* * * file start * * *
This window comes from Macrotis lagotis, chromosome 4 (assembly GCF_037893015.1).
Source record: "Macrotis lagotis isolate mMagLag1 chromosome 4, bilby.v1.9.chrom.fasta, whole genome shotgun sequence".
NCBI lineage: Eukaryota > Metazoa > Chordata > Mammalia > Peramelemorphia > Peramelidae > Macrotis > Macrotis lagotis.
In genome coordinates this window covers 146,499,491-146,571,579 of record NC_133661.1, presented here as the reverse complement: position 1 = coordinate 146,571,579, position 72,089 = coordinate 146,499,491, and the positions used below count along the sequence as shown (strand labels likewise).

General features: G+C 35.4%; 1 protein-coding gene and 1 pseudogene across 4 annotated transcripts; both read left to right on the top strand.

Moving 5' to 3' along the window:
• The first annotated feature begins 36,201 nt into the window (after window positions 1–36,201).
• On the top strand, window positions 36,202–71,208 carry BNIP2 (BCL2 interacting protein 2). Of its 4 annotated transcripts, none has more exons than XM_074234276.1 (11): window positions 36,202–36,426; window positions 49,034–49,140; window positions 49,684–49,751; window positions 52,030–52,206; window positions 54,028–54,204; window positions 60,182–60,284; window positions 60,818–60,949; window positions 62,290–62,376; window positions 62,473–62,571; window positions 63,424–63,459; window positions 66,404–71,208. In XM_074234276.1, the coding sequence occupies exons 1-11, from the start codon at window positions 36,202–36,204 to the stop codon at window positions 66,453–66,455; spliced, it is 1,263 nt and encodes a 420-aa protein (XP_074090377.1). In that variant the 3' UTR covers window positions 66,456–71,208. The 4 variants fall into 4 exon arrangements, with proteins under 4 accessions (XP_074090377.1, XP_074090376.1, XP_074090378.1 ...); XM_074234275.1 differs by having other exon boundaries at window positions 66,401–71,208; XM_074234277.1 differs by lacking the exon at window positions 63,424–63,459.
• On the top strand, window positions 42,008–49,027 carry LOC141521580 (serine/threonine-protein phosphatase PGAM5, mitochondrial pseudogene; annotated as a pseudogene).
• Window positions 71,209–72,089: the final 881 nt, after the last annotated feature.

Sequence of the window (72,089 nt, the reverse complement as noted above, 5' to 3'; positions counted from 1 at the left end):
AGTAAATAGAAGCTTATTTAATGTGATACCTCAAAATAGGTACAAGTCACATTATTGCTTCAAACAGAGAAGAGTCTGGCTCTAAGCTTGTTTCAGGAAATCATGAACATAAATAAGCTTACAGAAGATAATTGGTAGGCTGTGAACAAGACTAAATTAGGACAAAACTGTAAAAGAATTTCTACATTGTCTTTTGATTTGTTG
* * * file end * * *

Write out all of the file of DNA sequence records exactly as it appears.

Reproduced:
This window comes from Macrotis lagotis, chromosome 4 (assembly GCF_037893015.1).
Source record: "Macrotis lagotis isolate mMagLag1 chromosome 4, bilby.v1.9.chrom.fasta, whole genome shotgun sequence".
NCBI lineage: Eukaryota > Metazoa > Chordata > Mammalia > Peramelemorphia > Peramelidae > Macrotis > Macrotis lagotis.
In genome coordinates this window covers 146,499,491-146,571,579 of record NC_133661.1, presented here as the reverse complement: position 1 = coordinate 146,571,579, position 72,089 = coordinate 146,499,491, and the positions used below count along the sequence as shown (strand labels likewise).

General features: G+C 35.4%; 1 protein-coding gene and 1 pseudogene across 4 annotated transcripts; both read left to right on the top strand.

Moving 5' to 3' along the window:
• The first annotated feature begins 36,201 nt into the window (after window positions 1–36,201).
• On the top strand, window positions 36,202–71,208 carry BNIP2 (BCL2 interacting protein 2). Of its 4 annotated transcripts, none has more exons than XM_074234276.1 (11): window positions 36,202–36,426; window positions 49,034–49,140; window positions 49,684–49,751; window positions 52,030–52,206; window positions 54,028–54,204; window positions 60,182–60,284; window positions 60,818–60,949; window positions 62,290–62,376; window positions 62,473–62,571; window positions 63,424–63,459; window positions 66,404–71,208. In XM_074234276.1, the coding sequence occupies exons 1-11, from the start codon at window positions 36,202–36,204 to the stop codon at window positions 66,453–66,455; spliced, it is 1,263 nt and encodes a 420-aa protein (XP_074090377.1). In that variant the 3' UTR covers window positions 66,456–71,208. The 4 variants fall into 4 exon arrangements, with proteins under 4 accessions (XP_074090377.1, XP_074090376.1, XP_074090378.1 ...); XM_074234275.1 differs by having other exon boundaries at window positions 66,401–71,208; XM_074234277.1 differs by lacking the exon at window positions 63,424–63,459.
• On the top strand, window positions 42,008–49,027 carry LOC141521580 (serine/threonine-protein phosphatase PGAM5, mitochondrial pseudogene; annotated as a pseudogene).
• Window positions 71,209–72,089: the final 881 nt, after the last annotated feature.

Sequence of the window (72,089 nt, the reverse complement as noted above, 5' to 3'; positions counted from 1 at the left end):
AGTAAATAGAAGCTTATTTAATGTGATACCTCAAAATAGGTACAAGTCACATTATTGCTTCAAACAGAGAAGAGTCTGGCTCTAAGCTTGTTTCAGGAAATCATGAACATAAATAAGCTTACAGAAGATAATTGGTAGGCTGTGAACAAGACTAAATTAGGACAAAACTGTAAAAGAATTTCTACATTGTCTTTTGATTTGTTG